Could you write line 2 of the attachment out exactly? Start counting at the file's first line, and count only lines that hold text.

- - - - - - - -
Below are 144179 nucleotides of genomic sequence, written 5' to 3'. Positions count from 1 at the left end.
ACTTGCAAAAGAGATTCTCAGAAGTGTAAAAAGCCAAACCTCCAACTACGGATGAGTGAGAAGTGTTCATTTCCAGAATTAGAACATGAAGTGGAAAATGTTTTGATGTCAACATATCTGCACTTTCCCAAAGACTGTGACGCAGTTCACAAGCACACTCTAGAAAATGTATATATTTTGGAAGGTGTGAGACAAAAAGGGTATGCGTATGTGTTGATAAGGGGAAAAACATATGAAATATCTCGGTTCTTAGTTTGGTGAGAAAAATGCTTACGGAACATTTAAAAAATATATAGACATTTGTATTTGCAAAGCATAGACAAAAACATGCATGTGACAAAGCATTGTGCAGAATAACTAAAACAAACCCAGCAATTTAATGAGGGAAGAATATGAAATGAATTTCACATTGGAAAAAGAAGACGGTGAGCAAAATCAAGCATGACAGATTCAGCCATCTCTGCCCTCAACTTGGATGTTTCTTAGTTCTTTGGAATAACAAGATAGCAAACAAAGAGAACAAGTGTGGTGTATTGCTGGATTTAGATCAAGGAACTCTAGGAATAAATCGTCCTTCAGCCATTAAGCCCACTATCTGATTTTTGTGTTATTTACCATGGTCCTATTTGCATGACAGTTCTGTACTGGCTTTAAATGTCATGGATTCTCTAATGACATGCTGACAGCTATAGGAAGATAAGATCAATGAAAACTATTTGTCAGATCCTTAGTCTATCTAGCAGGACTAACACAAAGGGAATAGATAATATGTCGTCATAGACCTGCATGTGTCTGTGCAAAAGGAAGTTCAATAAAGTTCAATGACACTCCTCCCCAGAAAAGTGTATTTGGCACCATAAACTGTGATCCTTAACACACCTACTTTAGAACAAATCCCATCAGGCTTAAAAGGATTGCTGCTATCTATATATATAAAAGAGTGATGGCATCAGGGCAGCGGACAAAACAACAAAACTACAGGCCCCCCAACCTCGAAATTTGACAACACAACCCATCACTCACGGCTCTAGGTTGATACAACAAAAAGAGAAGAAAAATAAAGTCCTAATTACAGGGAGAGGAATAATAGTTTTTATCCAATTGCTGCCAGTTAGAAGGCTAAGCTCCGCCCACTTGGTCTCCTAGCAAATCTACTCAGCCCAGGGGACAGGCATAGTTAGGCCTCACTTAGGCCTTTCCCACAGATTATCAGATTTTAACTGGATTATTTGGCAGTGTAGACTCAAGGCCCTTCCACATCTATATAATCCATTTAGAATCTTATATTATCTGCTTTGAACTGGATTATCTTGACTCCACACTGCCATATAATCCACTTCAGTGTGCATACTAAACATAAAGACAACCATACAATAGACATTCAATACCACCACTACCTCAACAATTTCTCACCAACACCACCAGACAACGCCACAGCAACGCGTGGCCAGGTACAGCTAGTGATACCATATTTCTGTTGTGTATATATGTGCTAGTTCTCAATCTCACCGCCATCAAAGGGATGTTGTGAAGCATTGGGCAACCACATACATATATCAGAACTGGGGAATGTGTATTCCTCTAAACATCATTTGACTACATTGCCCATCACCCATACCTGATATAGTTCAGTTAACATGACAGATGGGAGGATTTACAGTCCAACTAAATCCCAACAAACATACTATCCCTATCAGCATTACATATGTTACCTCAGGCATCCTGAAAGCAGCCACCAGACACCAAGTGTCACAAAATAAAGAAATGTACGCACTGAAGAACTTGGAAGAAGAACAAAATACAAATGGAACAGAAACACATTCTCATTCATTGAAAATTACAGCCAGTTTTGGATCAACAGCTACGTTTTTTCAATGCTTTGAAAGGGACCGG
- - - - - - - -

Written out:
ACTTGCAAAAGAGATTCTCAGAAGTGTAAAAAGCCAAACCTCCAACTACGGATGAGTGAGAAGTGTTCATTTCCAGAATTAGAACATGAAGTGGAAAATGTTTTGATGTCAACATATCTGCACTTTCCCAAAGACTGTGACGCAGTTCACAAGCACACTCTAGAAAATGTATATATTTTGGAAGGTGTGAGACAAAAAGGGTATGCGTATGTGTTGATAAGGGGAAAAACATATGAAATATCTCGGTTCTTAGTTTGGTGAGAAAAATGCTTACGGAACATTTAAAAAATATATAGACATTTGTATTTGCAAAGCATAGACAAAAACATGCATGTGACAAAGCATTGTGCAGAATAACTAAAACAAACCCAGCAATTTAATGAGGGAAGAATATGAAATGAATTTCACATTGGAAAAAGAAGACGGTGAGCAAAATCAAGCATGACAGATTCAGCCATCTCTGCCCTCAACTTGGATGTTTCTTAGTTCTTTGGAATAACAAGATAGCAAACAAAGAGAACAAGTGTGGTGTATTGCTGGATTTAGATCAAGGAACTCTAGGAATAAATCGTCCTTCAGCCATTAAGCCCACTATCTGATTTTTGTGTTATTTACCATGGTCCTATTTGCATGACAGTTCTGTACTGGCTTTAAATGTCATGGATTCTCTAATGACATGCTGACAGCTATAGGAAGATAAGATCAATGAAAACTATTTGTCAGATCCTTAGTCTATCTAGCAGGACTAACACAAAGGGAATAGATAATATGTCGTCATAGACCTGCATGTGTCTGTGCAAAAGGAAGTTCAATAAAGTTCAATGACACTCCTCCCCAGAAAAGTGTATTTGGCACCATAAACTGTGATCCTTAACACACCTACTTTAGAACAAATCCCATCAGGCTTAAAAGGATTGCTGCTATCTATATATATAAAAGAGTGATGGCATCAGGGCAGCGGACAAAACAACAAAACTACAGGCCCCCCAACCTCGAAATTTGACAACACAACCCATCACTCACGGCTCTAGGTTGATACAACAAAAAGAGAAGAAAAATAAAGTCCTAATTACAGGGAGAGGAATAATAGTTTTTATCCAATTGCTGCCAGTTAGAAGGCTAAGCTCCGCCCACTTGGTCTCCTAGCAAATCTACTCAGCCCAGGGGACAGGCATAGTTAGGCCTCACTTAGGCCTTTCCCACAGATTATCAGATTTTAACTGGATTATTTGGCAGTGTAGACTCAAGGCCCTTCCACATCTATATAATCCATTTAGAATCTTATATTATCTGCTTTGAACTGGATTATCTTGACTCCACACTGCCATATAATCCACTTCAGTGTGCATACTAAACATAAAGACAACCATACAATAGACATTCAATACCACCACTACCTCAACAATTTCTCACCAACACCACCAGACAACGCCACAGCAACGCGTGGCCAGGTACAGCTAGTGATACCATATTTCTGTTGTGTATATATGTGCTAGTTCTCAATCTCACCGCCATCAAAGGGATGTTGTGAAGCATTGGGCAACCACATACATATATCAGAACTGGGGAATGTGTATTCCTCTAAACATCATTTGACTACATTGCCCATCACCCATACCTGATATAGTTCAGTTAACATGACAGATGGGAGGATTTACAGTCCAACTAAATCCCAACAAACATACTATCCCTATCAGCATTACATATGTTACCTCAGGCATCCTGAAAGCAGCCACCAGACACCAAGTGTCACAAAATAAAGAAATGTACGCACTGAAGAACTTGGAAGAAGAACAAAATACAAATGGAACAGAAACACATTCTCATTCATTGAAAATTACAGCCAGTTTTGGATCAACAGCTACGTTTTTTCAATGCTTTGAAAGGGACCGG